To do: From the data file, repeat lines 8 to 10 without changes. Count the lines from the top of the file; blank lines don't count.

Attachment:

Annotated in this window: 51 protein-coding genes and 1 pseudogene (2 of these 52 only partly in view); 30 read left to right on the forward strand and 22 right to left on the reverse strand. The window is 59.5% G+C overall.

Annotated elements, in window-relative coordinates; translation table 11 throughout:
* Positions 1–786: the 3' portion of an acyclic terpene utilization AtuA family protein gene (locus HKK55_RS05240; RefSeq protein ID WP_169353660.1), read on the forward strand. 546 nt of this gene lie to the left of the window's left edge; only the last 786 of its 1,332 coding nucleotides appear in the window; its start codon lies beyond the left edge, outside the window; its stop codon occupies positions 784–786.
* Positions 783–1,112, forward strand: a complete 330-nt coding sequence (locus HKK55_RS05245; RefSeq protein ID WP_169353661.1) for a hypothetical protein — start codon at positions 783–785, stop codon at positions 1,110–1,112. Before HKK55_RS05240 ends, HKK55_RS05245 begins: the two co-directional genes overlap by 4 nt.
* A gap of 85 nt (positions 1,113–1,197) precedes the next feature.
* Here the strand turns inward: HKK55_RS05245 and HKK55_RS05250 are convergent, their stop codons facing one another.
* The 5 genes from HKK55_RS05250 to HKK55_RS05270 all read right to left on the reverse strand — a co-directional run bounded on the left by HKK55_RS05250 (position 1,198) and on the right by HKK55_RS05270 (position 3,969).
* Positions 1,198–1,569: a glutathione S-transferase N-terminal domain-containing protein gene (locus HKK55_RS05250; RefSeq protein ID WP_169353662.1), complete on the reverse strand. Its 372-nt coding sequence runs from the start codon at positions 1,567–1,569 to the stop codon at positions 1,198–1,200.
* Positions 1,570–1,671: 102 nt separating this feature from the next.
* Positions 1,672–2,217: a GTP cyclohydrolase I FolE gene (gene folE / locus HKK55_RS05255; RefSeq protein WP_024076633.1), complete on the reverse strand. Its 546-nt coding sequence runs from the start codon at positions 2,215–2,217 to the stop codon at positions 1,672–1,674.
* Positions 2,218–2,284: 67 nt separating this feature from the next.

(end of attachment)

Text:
* Positions 1,198–1,569: a glutathione S-transferase N-terminal domain-containing protein gene (locus HKK55_RS05250; RefSeq protein ID WP_169353662.1), complete on the reverse strand. Its 372-nt coding sequence runs from the start codon at positions 1,567–1,569 to the stop codon at positions 1,198–1,200.
* Positions 1,570–1,671: 102 nt separating this feature from the next.
* Positions 1,672–2,217: a GTP cyclohydrolase I FolE gene (gene folE / locus HKK55_RS05255; RefSeq protein WP_024076633.1), complete on the reverse strand. Its 546-nt coding sequence runs from the start codon at positions 2,215–2,217 to the stop codon at positions 1,672–1,674.